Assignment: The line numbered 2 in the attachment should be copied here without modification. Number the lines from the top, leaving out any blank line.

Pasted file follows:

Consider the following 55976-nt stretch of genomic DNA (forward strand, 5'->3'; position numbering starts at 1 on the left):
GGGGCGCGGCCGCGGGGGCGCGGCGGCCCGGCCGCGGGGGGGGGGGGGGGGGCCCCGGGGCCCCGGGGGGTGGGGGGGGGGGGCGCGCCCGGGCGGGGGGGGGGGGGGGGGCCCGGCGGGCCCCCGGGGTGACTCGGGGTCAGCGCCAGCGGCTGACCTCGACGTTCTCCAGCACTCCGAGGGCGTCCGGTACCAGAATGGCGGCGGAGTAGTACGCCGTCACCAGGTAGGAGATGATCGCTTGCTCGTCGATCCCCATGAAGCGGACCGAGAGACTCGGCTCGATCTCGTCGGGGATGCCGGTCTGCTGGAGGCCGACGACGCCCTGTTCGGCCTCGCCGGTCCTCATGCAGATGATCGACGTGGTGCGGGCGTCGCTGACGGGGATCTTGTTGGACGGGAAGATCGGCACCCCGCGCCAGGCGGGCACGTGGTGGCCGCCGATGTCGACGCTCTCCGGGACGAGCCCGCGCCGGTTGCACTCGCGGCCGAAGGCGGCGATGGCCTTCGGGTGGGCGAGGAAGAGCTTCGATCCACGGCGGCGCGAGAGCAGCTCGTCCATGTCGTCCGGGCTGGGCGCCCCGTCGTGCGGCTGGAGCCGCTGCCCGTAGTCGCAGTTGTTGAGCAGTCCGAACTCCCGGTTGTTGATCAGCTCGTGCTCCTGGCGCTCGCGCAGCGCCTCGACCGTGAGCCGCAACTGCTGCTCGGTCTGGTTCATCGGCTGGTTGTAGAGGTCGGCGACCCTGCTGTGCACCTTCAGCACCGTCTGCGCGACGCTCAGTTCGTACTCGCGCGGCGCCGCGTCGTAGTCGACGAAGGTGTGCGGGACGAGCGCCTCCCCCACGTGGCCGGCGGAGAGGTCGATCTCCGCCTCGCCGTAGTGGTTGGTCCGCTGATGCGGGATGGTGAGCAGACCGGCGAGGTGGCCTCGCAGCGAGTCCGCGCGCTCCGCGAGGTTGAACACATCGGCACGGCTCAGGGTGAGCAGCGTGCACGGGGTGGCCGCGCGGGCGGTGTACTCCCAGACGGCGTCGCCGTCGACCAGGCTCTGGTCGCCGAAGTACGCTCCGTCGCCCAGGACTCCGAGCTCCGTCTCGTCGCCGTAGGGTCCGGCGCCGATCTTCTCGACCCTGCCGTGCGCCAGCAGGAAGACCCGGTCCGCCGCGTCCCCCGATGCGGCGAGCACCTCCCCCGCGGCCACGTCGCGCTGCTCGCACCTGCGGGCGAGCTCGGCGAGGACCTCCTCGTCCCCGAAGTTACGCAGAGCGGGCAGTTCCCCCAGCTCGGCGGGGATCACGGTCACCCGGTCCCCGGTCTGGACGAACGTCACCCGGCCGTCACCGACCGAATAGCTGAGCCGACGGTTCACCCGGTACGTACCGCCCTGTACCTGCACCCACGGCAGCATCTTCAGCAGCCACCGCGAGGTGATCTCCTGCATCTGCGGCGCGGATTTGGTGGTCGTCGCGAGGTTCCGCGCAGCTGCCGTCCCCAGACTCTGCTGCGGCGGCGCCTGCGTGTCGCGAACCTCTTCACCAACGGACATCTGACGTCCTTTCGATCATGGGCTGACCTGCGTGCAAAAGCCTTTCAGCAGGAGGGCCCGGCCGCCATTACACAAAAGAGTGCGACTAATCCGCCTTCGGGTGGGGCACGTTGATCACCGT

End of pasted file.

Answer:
GGGGCGCGGCCGCGGGGGCGCGGCGGCCCGGCCGCGGGGGGGGGGGGGGGGGCCCCGGGGCCCCGGGGGGTGGGGGGGGGGGGCGCGCCCGGGCGGGGGGGGGGGGGGGGGCCCGGCGGGCCCCCGGGGTGACTCGGGGTCAGCGCCAGCGGCTGACCTCGACGTTCTCCAGCACTCCGAGGGCGTCCGGTACCAGAATGGCGGCGGAGTAGTACGCCGTCACCAGGTAGGAGATGATCGCTTGCTCGTCGATCCCCATGAAGCGGACCGAGAGACTCGGCTCGATCTCGTCGGGGATGCCGGTCTGCTGGAGGCCGACGACGCCCTGTTCGGCCTCGCCGGTCCTCATGCAGATGATCGACGTGGTGCGGGCGTCGCTGACGGGGATCTTGTTGGACGGGAAGATCGGCACCCCGCGCCAGGCGGGCACGTGGTGGCCGCCGATGTCGACGCTCTCCGGGACGAGCCCGCGCCGGTTGCACTCGCGGCCGAAGGCGGCGATGGCCTTCGGGTGGGCGAGGAAGAGCTTCGATCCACGGCGGCGCGAGAGCAGCTCGTCCATGTCGTCCGGGCTGGGCGCCCCGTCGTGCGGCTGGAGCCGCTGCCCGTAGTCGCAGTTGTTGAGCAGTCCGAACTCCCGGTTGTTGATCAGCTCGTGCTCCTGGCGCTCGCGCAGCGCCTCGACCGTGAGCCGCAACTGCTGCTCGGTCTGGTTCATCGGCTGGTTGTAGAGGTCGGCGACCCTGCTGTGCACCTTCAGCACCGTCTGCGCGACGCTCAGTTCGTACTCGCGCGGCGCCGCGTCGTAGTCGACGAAGGTGTGCGGGACGAGCGCCTCCCCCACGTGGCCGGCGGAGAGGTCGATCTCCGCCTCGCCGTAGTGGTTGGTCCGCTGATGCGGGATGGTGAGCAGACCGGCGAGGTGGCCTCGCAGCGAGTCCGCGCGCTCCGCGAGGTTGAACACATCGGCACGGCTCAGGGTGAGCAGCGTGCACGGGGTGGCCGCGCGGGCGGTGTACTCCCAGACGGCGTCGCCGTCGACCAGGCTCTGGTCGCCGAAGTACGCTCCGTCGCCCAGGACTCCGAGCTCCGTCTCGTCGCCGTAGGGTCCGGCGCCGATCTTCTCGACCCTGCCGTGCGCCAGCAGGAAGACCCGGTCCGCCGCGTCCCCCGATGCGGCGAGCACCTCCCCCGCGGCCACGTCGCGCTGCTCGCACCTGCGGGCGAGCTCGGCGAGGACCTCCTCGTCCCCGAAGTTACGCAGAGCGGGCAGTTCCCCCAGCTCGGCGGGGATCACGGTCACCCGGTCCCCGGTCTGGACGAACGTCACCCGGCCGTCACCGACCGAATAGCTGAGCCGACGGTTCACCCGGTACGTACCGCCCTGTACCTGCACCCACGGCAGCATCTTCAGCAGCCACCGCGAGGTGATCTCCTGCATCTGCGGCGCGGATTTGGTGGTCGTCGCGAGGTTCCGCGCAGCTGCCGTCCCCAGACTCTGCTGCGGCGGCGCCTGCGTGTCGCGAACCTCTTCACCAACGGACATCTGACGTCCTTTCGATCATGGGCTGACCTGCGTGCAAAAGCCTTTCAGCAGGAGGGCCCGGCCGCCATTACACAAAAGAGTGCGACTAATCCGCCTTCGGGTGGGGCACGTTGATCACCGT